ENCORE PRO HUNTER KATAHDIN MANUFACTURER Thompson/Center Arms tcarms.com TYPE Break-open single shot CALIBER .45-70 CARTRIDGE CAPACITY 1 round BARREL 20 in. OVERALL LENGTH 34.5 in. WEIGHT, EMPTY 6.0 lbs. STOCK Black Flex-Tech forearm and butt- stock with Simms recoil pad LENGTH OF PULL 14 in. FINISH Matte stainless SIGHTS Fully adjustable peep rear, red fiber- optic front TRIGGER 6.16-lb. pull (as tested) MSRP $852 T/C ENCORE PRO HUNTER KATAHDIN ACCURACY & VELOCITY POWDER BULLET (TYPE) (GRS.) .45-70, 20-in. Barrel Nosier 300-gr. Ballistic Tip H4198 55.0 Nosier 300-gr. Ballistic Tip IMR 8208XBR 60.0 Hornady 350-gr. FP H4198 47.5 Hornady 350-gr. FP IMR 8208XBR 55.0 Kodiak 350-gr. Bonded Benchmark 56.0 Kodiak 350-gr. Bonded H4198 46.0 Oregon Trail 350-gr. Cast GC 5744 26.0 Speer 400-gr. FP Benchmark 55.0 Oregon Trail 405-gr. Cast FP 5744 28.0 Oregon Trail 500-gr. Cast RN Varget 37.0 Hornady LEVERevolution 250-gr. MonoFlex Factory Load CorBon DPX 300-gr. HP Factory Load Federal 300-gr. Fusion Factory Load Federal Power-Shok 300-gr. JHP Factory Load Fort Scott 300-gr. SCS Factory Load Winchester Super-X 300-gr. JHP Factory Load Hornady LEVERevolution 325-gr. FTX Factory Load VEL. BULLET CASE PRIMER (FPS) .45-70, 20-in. Barrel Nosier 300-gr. Ballistic Tip Horn. CCI 200 2196 Nosier 300-gr. Ballistic Tip Horn. CCI 200 1996 Hornady 350-gr. FP Horn. CCI 200 1834 Hornady 350-gr. FP Horn. CCI 200 1808 Kodiak 350-gr. Bonded Horn. CCI 200 1888 Kodiak 350-gr. Bonded Horn. CCI 200 1788 Oregon Trail 350-gr. Cast GC Win. Fed. 215 1172 Speer 400-gr. FP Horn. CCI 200 1852 Oregon Trail 405-gr. Cast FP Win. Fed. 215 1310 Oregon Trail 500-gr. Cast RN Win. Fed. 215 1223 Hornady LEVERevolution 250-gr. MonoFlex 1940 CorBon DPX 300-gr. HP 1946 Federal 300-gr. Fusion 1749 Federal Power-Shok 300-gr. JHP 1707 Fort Scott 300-gr. SCS 1622 Winchester Super-X 300-gr. JHP 1573 Hornady LEVERevolution 325-gr. FTX 1923 S.D. M.E. RECOIL BULLET (FPS) (FT-LBS) (FT-LBS) .45-70, 20-in. Barrel Nosier 300-gr. Ballistic Tip 5 3213 35.3 Nosier 300-gr. Ballistic Tip 32 2655 30.4 Hornady 350-gr. FP 6 2615 29.4 Hornady 350-gr. FP 5 2541 30.3 Kodiak 350-gr. Bonded 22 2771 33.3 Kodiak 350-gr. Bonded 17 2485 27.6 Oregon Trail 350-gr. Cast GC 9 1068 10 Speer 400-gr. FP 22 3047 39.3 Oregon Trail 405-gr. Cast FP 12 1544 16.5 Oregon Trail 500-gr. Cast RN 14 1661 22.2 Hornady LEVERevolution 250-gr. MonoFlex 19 2090 19.7 CorBon DPX 300-gr. HP 16 2523 25.5 Federal 300-gr. Fusion 7 2038 20.7 Federal Power-Shok 300-gr. JHP 14 1942 19.7 Fort Scott 300-gr. SCS 19 1753 17.2 Winchester Super-X 300-gr. JHP 64 1649 15.9 Hornady LEVERevolution 325-gr. FTX 8 2669 29.0 100-YD. ACC. BULLET (IN.) .45-70, 20-in. Barrel Nosier 300-gr. Ballistic Tip 1.20 Nosier 300-gr. Ballistic Tip 0.83 Hornady 350-gr. FP 0.91 Hornady 350-gr. FP 1.30 Kodiak 350-gr. Bonded 0.94 Kodiak 350-gr. Bonded 2.32 Oregon Trail 350-gr. Cast GC 1.00 Speer 400-gr. FP 2.22 Oregon Trail 405-gr. Cast FP 1.20 Oregon Trail 500-gr. Cast RN 1.19 Hornady LEVERevolution 250-gr. MonoFlex 1.85 CorBon DPX 300-gr. HP 1.14 Federal 300-gr. Fusion 2.12 Federal Power-Shok 300-gr. JHP 1.36 Fort Scott 300-gr. SCS 1.02 Winchester Super-X 300-gr. JHP 3.44 Hornady LEVERevolution 325-gr. FTX 0.84 NOTES: Accuracy is the average of three, five-shot groups fired from a Caldwell Lead Sled. Velocity is the average of 10 rounds measured 10 feet from the gun's muzzle. All load data should be used with caution. Always start with reduced loads first and make sure they are safe in each of your guns before proceeding to the high test loads listed. Since Shooting Times has no control over your choice of components, guns, or actual loadings, neither Shooting Times nor the various firearms and components manufacturers assume any responsibility for the use of this data. The .45-70 Pro Hunter Katahdin's best 100-yard, five-shot groups measured less than an inch. Its overall average accuracy for seven factory loads and 10 handloads was 1.46 inches.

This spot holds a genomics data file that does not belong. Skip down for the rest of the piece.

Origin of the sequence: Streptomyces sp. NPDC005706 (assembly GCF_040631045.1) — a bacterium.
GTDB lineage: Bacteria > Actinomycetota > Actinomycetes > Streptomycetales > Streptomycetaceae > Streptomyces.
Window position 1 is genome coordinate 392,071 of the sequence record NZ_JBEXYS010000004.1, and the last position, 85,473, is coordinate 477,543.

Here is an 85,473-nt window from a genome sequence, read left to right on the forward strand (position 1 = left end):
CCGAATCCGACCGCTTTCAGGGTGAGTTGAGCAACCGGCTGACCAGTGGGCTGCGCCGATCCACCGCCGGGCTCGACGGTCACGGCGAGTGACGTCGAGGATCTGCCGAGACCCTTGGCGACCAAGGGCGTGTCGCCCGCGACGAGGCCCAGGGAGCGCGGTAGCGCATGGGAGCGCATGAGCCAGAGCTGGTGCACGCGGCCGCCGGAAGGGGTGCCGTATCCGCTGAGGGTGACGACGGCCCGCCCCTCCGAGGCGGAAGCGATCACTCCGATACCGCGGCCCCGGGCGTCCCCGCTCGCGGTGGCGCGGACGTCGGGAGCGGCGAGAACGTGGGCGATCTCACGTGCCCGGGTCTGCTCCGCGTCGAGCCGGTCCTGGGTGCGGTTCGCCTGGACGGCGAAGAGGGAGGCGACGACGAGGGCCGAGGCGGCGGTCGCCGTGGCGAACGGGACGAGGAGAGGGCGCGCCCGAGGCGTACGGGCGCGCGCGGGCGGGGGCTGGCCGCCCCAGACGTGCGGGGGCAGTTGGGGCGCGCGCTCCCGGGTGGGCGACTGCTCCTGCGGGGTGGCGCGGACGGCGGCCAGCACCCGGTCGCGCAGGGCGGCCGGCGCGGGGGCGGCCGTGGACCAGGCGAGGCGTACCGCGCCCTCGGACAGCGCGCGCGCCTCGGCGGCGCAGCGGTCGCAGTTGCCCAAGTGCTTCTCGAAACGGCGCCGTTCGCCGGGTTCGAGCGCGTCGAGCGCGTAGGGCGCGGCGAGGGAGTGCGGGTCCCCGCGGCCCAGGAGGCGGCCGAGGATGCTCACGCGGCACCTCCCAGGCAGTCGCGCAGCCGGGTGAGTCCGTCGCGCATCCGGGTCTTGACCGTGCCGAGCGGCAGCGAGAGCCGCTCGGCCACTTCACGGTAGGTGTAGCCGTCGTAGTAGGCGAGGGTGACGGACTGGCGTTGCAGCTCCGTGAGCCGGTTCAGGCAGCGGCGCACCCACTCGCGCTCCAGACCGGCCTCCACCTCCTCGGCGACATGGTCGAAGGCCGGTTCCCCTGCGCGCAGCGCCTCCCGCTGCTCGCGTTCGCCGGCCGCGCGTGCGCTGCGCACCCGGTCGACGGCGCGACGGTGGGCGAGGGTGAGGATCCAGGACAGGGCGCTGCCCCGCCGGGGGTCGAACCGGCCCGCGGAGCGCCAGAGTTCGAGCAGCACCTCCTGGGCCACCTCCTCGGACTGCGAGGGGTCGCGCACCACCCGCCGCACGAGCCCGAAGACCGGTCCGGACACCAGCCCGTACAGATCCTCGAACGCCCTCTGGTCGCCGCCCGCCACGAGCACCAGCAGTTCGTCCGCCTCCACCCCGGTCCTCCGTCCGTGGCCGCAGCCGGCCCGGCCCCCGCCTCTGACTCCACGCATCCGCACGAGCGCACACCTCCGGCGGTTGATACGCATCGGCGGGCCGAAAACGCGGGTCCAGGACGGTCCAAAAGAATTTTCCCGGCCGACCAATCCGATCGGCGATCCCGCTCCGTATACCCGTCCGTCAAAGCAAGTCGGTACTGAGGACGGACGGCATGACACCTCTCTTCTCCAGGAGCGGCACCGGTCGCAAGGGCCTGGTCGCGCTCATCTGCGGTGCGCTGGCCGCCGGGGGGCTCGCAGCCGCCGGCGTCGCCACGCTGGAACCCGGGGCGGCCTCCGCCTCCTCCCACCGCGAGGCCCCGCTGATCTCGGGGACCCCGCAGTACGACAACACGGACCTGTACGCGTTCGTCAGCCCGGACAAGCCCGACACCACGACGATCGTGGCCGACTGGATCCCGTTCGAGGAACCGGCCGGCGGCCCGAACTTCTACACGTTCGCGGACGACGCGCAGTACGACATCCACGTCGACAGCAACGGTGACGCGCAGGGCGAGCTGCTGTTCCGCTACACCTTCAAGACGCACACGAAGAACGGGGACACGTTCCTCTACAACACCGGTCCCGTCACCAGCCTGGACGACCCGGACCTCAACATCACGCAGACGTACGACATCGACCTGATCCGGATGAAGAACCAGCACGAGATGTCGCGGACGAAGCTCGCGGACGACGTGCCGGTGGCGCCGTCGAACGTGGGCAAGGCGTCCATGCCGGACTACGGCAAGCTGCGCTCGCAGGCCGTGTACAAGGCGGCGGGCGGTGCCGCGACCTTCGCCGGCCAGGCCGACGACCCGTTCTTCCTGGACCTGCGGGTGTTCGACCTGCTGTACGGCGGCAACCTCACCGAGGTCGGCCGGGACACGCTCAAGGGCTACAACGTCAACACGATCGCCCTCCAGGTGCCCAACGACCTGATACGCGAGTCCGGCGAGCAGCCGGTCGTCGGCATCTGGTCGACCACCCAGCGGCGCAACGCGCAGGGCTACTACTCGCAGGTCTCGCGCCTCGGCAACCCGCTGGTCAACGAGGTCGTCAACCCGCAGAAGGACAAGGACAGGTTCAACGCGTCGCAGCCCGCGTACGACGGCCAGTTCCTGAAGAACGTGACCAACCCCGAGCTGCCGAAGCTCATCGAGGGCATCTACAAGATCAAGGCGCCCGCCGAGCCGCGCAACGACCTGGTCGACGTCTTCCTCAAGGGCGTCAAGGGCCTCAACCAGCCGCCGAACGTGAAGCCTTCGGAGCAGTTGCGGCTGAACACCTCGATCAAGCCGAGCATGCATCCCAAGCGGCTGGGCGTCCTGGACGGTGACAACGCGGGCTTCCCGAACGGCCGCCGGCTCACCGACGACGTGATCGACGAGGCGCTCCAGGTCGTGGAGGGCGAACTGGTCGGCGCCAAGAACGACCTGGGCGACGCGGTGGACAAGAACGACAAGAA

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|Article Type:||Product/service evaluation|
|Date:||Mar 1, 2018|